Mar 09, 2020, By: Susanne Priest
- Along with influenza, there are many other vaccine-preventable diseases that health care workers should be immunized against.
- Recognizing that there are barriers to vaccine uptake, the author described strategies that employers can use to address concerns of staff.
- Health care workers should be immunized against vaccine preventable diseases to protect themselves, their families and their patients.
By the nature of their work, nurses come into contact with many infectious diseases, including vaccine-preventable diseases (VPDs). Handwashing and universal blood and body fluid precautions are important steps to stay protected from disease. Likewise, vaccination is another way to reduce the risk of disease transmission.
The rationale for vaccinating health care workers (HCWs) against diseases relies on the need to protect both the providers of care and those receiving care (Maltezou & Poland, 2016). Vaccinations can prevent the transmission of disease and protect nurses, their clients, and the nurses’ families.
Influenza outbreaks are associated with absenteeism of HCWs and a disruption of health care services, resulting in staffing issues and increased cost to the health care system (Maltezou & Poland, 2016). Therefore, all nurses have a responsibility to their employer, to their clients, and to themselves in ensuring they are up to date on recommended routine vaccines.
Vaccinations can prevent the transmission of disease and protect nurses, their clients, and the nurses’ families.
Influenza is a contagious respiratory illness that can shift its antigens from one season to another; for this reason, annual outbreaks of influenza are a major concern (Rizzo, Rezza, & Ricciardi, 2018). Preventive measures to limit the spread of influenza include both individual and public health interventions, such as handwashing, coughing into your sleeve instead of your hand, staying home when sick, wearing masks as appropriate when providing health care, and influenza vaccination (WHO, 2018).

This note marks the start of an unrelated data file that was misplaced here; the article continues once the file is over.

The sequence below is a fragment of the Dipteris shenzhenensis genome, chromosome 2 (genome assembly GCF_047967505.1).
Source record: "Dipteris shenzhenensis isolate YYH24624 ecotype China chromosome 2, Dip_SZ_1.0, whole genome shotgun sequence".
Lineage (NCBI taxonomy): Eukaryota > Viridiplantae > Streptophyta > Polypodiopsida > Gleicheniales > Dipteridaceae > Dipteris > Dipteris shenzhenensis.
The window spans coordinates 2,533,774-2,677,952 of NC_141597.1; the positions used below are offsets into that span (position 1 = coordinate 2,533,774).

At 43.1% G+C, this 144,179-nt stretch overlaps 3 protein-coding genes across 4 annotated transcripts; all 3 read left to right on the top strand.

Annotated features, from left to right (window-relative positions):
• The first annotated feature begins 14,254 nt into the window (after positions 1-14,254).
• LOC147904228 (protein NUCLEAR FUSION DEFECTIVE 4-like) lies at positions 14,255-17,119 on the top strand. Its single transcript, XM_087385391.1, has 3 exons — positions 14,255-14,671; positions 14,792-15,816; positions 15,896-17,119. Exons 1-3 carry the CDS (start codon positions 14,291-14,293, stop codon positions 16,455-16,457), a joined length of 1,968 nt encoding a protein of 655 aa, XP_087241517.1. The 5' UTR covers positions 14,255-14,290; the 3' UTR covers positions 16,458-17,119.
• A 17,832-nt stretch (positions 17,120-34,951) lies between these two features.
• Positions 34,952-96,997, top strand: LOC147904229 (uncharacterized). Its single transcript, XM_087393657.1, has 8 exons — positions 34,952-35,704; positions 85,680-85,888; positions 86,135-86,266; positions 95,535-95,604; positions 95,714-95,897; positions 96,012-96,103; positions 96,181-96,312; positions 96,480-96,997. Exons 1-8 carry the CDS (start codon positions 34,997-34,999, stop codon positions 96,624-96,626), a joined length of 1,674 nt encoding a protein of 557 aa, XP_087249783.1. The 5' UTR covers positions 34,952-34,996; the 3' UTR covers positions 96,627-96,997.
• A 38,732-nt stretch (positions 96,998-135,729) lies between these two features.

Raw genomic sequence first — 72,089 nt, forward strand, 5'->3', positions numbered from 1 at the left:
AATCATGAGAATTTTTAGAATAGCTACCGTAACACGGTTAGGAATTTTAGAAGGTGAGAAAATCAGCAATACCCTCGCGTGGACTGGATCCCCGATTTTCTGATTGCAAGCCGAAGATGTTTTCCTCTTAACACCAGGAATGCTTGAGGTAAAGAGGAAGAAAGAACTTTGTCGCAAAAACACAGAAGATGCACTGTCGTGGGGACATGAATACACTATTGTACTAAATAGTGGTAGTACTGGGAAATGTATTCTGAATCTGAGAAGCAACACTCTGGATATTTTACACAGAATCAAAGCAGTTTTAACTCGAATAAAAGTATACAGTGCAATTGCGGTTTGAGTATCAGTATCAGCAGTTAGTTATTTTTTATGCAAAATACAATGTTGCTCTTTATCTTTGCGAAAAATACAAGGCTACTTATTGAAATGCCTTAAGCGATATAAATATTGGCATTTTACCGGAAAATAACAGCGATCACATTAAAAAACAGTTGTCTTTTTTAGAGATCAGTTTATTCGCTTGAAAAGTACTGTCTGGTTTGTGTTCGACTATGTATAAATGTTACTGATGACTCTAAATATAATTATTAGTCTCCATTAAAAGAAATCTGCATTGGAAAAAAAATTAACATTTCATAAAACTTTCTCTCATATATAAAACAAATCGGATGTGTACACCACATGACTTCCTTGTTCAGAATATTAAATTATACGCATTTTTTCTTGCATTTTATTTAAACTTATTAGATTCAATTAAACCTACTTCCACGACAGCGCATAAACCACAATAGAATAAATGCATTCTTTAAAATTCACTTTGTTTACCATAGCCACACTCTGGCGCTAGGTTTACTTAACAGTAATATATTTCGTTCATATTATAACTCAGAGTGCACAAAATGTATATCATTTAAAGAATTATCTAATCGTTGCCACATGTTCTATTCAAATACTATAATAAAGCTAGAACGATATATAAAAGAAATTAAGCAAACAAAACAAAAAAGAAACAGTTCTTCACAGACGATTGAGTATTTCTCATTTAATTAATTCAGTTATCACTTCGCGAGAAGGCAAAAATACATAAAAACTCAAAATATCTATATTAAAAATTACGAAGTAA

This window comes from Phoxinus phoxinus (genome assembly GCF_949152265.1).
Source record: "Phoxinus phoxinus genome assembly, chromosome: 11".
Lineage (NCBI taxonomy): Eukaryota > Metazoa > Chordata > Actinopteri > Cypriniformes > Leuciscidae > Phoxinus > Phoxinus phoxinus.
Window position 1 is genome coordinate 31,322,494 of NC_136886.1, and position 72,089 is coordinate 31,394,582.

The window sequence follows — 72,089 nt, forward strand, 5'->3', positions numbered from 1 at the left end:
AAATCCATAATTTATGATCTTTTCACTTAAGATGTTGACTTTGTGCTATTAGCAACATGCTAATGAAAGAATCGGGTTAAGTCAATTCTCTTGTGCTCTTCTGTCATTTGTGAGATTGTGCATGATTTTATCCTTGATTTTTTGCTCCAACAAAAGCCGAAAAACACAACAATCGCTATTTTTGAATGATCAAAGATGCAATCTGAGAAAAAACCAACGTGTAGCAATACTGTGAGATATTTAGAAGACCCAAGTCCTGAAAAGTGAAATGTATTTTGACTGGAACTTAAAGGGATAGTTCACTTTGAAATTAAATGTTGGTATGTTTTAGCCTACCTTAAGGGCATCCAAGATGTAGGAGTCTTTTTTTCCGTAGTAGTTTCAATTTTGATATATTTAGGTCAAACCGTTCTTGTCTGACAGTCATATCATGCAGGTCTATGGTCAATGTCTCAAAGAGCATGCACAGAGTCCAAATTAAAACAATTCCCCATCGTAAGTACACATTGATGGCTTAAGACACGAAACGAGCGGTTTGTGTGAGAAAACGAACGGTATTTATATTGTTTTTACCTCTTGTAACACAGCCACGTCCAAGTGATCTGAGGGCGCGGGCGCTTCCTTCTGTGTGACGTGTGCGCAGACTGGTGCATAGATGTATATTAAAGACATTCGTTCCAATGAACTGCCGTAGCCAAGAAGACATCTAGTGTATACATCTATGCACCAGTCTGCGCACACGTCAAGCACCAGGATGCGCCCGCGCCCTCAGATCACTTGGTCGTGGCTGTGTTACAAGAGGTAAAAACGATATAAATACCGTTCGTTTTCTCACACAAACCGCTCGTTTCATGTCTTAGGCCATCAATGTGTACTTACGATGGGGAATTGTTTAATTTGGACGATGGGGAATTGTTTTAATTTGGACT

The Canadian Nurses Association recommends that nurses receive an annual influenza immunization and that employers work with key stakeholders to increase vaccination rates of employees (CNA, 2019). Deficits in knowledge, false perceptions, and fear of an adverse reaction are the most common barriers for vaccine uptake and may also influence how nurses communicate about vaccines with the public and their clients (Maltezou & Poland, 2016).
While at work, a nurse may unknowingly transmit a disease to a client before the nurse shows symptoms of illness. Given the importance to health and the serious risk to vulnerable clients (infants, older persons, pregnant women, and individuals considered to be immunocompromised), strong recommendations for health care providers with regard to immunizations should be considered by all employers providing health care services. Information from employers should include, but is not limited to, statistics of mortality and morbidity from VPDs; risks and benefits of vaccination; the cost of HCW absences due to VPDs; and strategies to reduce the spread of VPDs.
Health care environments are where nurses are exposed to many communicable diseases and infections. Therefore, they should be immunized for the following VPDs:
- tetanus, diphtheria, and pertussis;
- measles, mumps, and rubella;
- hepatitis B;
- varicella; and
- meningococcal disease (PHAC, 2018a).
When a person is given antibodies via a vaccine, passive immunity occurs. Active immunity occurs when antibodies are produced by an individual’s immune system after coming into contact with or experiencing a disease. Passive immunity protection is immediate and preventive, and therefore considered a good option for HCWs (PHAC, 2018b).
Barriers to influenza vaccination uptake
- Evidence for influenza vaccination of HCWs is not conclusive. Thus, doubt in the effectiveness of the influenza vaccine is a negative factor in vaccine uptake (Lytras, Kopsachilis, Mouratidou, Papamichail, & Bonovas, 2016).
- Fear of suspected adverse events from the flu vaccine is considered a significant obstacle to vaccine uptake (Maltezou & Poland, 2016; Rizzo et al., 2018).
- The evidence-informed benefit in terms of both personal protection and the protection of clients is less clear with influenza than with measles and hepatitis B (Lytras et al., 2016).
- Personal belief among HCWs that they are not at high risk for contracting influenza (low-risk perception) is also a determining factor in non-vaccination (AlMarzooqi, AlMajidi, AlHammadi, AlAli, & Khansaheb, 2018; Dini, Toletone, Sticchi, Orsi, Bragazzi, & Durando, 2018).